The DNC Continues On
Not to be outdone by the first day, day 2 of the Democratic National Convention once again featured a full lineup of speakers, including House Minority Leader Nancy Pelosi (D-CA), House Minority Whip Steny Hoyer (D-MD), House Budget Committee ranking member Chris Van Hollen (D-MD), Massachusetts Senate candidate Elizabeth Warren, and former President Bill Clinton.
Rep. Van Hollen and President Clinton touched on fiscal policy the most of any of the speakers, both criticizing House Budget Committee Chairman Paul Ryan's (R-WI) budget and Governor Romney's plan, while defending President Obama's budget. At the same time, President Clinton made a brief but compelling case for deficit reduction more broadly:
Now let’s talk about the debt. Today, interest rates are low, lower than the rate of inflation. People are practically paying us to borrow money, to hold their money for them. But it will become a big problem when the economy grows and interest rates start to rise. We’ve got to deal with this big long-term debt problem or it will deal with us. It’ll gobble up a bigger and bigger percentage of the federal budget we’d rather spend on education and health care and science and technology. It -- we’ve got to deal with it.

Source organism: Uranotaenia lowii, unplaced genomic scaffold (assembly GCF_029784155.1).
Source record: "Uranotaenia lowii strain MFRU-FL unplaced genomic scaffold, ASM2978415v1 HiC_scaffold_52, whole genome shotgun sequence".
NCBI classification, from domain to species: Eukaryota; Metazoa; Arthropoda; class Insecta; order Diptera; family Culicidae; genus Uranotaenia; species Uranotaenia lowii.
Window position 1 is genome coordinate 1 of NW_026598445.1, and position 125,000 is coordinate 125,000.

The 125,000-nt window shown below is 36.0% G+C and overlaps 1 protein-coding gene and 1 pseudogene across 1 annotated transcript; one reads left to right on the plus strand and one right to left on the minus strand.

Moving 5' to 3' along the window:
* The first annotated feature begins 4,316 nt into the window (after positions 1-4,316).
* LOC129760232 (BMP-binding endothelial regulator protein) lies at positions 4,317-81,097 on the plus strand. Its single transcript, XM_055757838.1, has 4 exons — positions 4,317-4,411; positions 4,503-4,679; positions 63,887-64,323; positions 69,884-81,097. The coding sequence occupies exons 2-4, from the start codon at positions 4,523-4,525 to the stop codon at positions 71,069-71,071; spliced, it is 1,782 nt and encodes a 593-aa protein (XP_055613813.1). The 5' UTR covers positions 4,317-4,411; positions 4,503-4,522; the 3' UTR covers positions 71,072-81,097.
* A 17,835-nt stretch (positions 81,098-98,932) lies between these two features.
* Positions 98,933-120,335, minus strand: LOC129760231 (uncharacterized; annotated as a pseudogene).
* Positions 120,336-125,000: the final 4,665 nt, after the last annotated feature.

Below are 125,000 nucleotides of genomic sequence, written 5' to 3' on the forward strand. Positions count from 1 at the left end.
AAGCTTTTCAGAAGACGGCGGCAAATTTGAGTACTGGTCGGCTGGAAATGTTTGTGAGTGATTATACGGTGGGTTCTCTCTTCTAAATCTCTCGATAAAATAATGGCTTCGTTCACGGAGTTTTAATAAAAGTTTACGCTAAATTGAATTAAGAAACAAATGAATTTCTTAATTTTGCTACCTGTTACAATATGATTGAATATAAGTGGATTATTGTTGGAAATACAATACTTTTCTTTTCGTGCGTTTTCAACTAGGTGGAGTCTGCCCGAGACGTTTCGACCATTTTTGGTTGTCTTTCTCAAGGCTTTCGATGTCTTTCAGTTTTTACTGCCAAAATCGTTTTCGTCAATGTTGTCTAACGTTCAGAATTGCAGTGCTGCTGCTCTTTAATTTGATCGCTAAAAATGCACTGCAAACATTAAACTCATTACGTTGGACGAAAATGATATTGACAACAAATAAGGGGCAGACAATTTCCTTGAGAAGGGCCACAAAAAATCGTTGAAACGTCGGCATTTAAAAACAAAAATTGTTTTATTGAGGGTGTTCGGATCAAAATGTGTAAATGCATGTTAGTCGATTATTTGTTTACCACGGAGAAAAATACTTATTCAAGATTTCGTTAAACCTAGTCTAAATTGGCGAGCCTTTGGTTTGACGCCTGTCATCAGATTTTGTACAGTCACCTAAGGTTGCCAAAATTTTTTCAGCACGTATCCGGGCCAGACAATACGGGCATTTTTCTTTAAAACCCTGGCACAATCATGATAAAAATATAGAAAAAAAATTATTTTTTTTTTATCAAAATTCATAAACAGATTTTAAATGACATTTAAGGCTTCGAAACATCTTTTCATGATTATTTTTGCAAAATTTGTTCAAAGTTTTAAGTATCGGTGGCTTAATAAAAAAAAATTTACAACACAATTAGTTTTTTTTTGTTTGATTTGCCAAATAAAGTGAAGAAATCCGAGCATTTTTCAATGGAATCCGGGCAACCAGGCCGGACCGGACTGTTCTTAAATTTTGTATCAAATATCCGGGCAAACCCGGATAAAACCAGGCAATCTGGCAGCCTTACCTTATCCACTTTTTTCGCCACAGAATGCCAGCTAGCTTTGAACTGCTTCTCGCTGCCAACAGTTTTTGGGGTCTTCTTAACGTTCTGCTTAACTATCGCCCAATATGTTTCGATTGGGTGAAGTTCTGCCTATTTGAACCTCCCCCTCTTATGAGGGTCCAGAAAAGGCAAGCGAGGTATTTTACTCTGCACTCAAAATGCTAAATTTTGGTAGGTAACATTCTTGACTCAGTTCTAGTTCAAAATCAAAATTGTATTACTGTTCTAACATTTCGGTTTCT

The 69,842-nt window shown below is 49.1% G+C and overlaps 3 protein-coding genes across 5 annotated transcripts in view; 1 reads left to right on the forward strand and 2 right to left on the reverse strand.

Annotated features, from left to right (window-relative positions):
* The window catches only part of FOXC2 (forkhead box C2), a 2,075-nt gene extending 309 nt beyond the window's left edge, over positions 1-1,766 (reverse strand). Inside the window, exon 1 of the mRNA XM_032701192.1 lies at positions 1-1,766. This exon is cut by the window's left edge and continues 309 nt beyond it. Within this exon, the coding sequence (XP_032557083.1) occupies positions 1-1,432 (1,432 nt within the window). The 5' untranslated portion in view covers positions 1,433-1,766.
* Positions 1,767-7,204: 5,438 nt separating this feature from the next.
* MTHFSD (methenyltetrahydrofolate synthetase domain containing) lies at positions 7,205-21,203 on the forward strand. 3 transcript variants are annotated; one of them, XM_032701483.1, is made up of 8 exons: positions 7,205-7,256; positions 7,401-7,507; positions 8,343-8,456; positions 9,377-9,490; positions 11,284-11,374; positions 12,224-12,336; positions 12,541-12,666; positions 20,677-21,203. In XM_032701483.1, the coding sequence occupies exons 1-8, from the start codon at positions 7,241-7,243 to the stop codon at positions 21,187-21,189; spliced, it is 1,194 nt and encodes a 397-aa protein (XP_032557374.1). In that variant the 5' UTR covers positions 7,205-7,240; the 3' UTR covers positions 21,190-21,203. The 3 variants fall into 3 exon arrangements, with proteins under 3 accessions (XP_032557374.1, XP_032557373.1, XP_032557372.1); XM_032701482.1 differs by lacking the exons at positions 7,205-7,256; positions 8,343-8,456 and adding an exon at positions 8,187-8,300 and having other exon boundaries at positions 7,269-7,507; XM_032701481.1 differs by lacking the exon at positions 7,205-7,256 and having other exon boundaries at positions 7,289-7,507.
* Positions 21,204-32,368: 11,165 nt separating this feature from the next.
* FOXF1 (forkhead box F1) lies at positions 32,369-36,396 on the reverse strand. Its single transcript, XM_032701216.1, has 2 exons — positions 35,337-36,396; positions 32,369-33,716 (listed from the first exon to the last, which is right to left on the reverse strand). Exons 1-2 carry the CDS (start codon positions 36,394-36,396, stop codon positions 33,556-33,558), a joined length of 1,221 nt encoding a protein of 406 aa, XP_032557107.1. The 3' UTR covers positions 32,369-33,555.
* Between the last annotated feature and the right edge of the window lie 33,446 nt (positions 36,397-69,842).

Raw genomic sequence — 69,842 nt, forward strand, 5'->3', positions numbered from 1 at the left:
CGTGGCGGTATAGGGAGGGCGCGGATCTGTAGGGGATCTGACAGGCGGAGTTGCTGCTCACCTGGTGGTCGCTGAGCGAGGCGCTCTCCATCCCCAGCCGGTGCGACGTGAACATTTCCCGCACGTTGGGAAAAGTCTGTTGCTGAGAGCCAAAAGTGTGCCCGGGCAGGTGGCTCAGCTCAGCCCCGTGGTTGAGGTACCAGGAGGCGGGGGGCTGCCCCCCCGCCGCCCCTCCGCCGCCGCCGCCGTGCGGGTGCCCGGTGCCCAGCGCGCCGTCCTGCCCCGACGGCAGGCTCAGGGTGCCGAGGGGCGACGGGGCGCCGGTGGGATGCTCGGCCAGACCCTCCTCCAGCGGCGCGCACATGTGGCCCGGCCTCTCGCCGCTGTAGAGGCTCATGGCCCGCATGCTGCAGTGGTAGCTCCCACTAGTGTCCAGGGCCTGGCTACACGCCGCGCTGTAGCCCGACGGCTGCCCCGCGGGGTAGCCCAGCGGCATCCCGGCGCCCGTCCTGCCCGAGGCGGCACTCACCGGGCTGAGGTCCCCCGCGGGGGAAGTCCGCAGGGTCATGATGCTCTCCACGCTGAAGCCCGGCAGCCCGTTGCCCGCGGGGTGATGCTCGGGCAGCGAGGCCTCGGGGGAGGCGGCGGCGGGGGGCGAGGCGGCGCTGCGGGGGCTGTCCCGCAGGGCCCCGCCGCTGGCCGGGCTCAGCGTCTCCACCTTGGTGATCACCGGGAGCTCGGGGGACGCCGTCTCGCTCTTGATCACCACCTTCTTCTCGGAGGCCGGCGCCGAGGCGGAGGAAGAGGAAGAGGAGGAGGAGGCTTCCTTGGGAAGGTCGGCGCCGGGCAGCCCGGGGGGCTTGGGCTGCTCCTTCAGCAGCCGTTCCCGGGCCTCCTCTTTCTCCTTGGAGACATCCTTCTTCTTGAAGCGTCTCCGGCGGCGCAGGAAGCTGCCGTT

Well said, Mr. President.
In a less formal setting, Gang of Six member Senator Mark Warner (D-VA) took part in POLITICO's "Afternoon Snack," an interview with Mike Allen. Naturally, the discussion focused on fiscal issues. Warner touched on his work with the Gang, saying that its framework--and the Simpson-Bowles and Domenici-Rivlin plans--represent the likely path forward for a fiscal plan that can pass Congress. He also said that a plan that averts the fiscal cliff may come in the form of a two-step process where a framework is laid out and some of the details are hammered out later (see our description of how an ideal process could work). The full chat is very interesting and well worth the watch.
As with the previous day at the DNC and the three days last week at the Republican convention, our Fix the Debt team was on the ground talking to convention goers, asking them why they thought lawmakers should come together and enact a comprehensive fiscal plan. Here is a video compilation of some of the responses from Day 2.
The Democratic National Convention will wrap up tonight with Senator John Kerry (D-MA) and the nomination acceptance speeches from Vice President Joe Biden and President Barack Obama.
Photo from Johnathan Newton/The Washington Post.